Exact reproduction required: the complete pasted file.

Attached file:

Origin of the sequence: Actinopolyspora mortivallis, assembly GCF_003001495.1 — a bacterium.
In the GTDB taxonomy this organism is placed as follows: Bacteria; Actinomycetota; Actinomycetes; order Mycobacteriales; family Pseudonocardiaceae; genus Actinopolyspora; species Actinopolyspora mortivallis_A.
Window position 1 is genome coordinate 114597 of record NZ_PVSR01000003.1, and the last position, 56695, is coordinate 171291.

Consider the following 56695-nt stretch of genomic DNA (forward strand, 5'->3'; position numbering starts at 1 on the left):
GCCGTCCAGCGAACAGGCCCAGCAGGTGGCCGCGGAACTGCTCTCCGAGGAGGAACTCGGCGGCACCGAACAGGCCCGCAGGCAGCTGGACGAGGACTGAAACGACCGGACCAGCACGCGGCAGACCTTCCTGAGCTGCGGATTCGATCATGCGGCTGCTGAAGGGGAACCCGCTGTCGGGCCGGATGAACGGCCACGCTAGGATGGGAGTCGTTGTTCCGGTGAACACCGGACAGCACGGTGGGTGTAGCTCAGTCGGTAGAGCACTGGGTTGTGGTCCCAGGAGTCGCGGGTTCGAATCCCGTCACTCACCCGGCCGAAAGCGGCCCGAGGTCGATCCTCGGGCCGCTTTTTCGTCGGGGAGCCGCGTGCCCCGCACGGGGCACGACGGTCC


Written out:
Origin of the sequence: Actinopolyspora mortivallis, assembly GCF_003001495.1 — a bacterium.
In the GTDB taxonomy this organism is placed as follows: Bacteria; Actinomycetota; Actinomycetes; order Mycobacteriales; family Pseudonocardiaceae; genus Actinopolyspora; species Actinopolyspora mortivallis_A.
Window position 1 is genome coordinate 114597 of record NZ_PVSR01000003.1, and the last position, 56695, is coordinate 171291.

Consider the following 56695-nt stretch of genomic DNA (forward strand, 5'->3'; position numbering starts at 1 on the left):
GCCGTCCAGCGAACAGGCCCAGCAGGTGGCCGCGGAACTGCTCTCCGAGGAGGAACTCGGCGGCACCGAACAGGCCCGCAGGCAGCTGGACGAGGACTGAAACGACCGGACCAGCACGCGGCAGACCTTCCTGAGCTGCGGATTCGATCATGCGGCTGCTGAAGGGGAACCCGCTGTCGGGCCGGATGAACGGCCACGCTAGGATGGGAGTCGTTGTTCCGGTGAACACCGGACAGCACGGTGGGTGTAGCTCAGTCGGTAGAGCACTGGGTTGTGGTCCCAGGAGTCGCGGGTTCGAATCCCGTCACTCACCCGGCCGAAAGCGGCCCGAGGTCGATCCTCGGGCCGCTTTTTCGTCGGGGAGCCGCGTGCCCCGCACGGGGCACGACGGTCC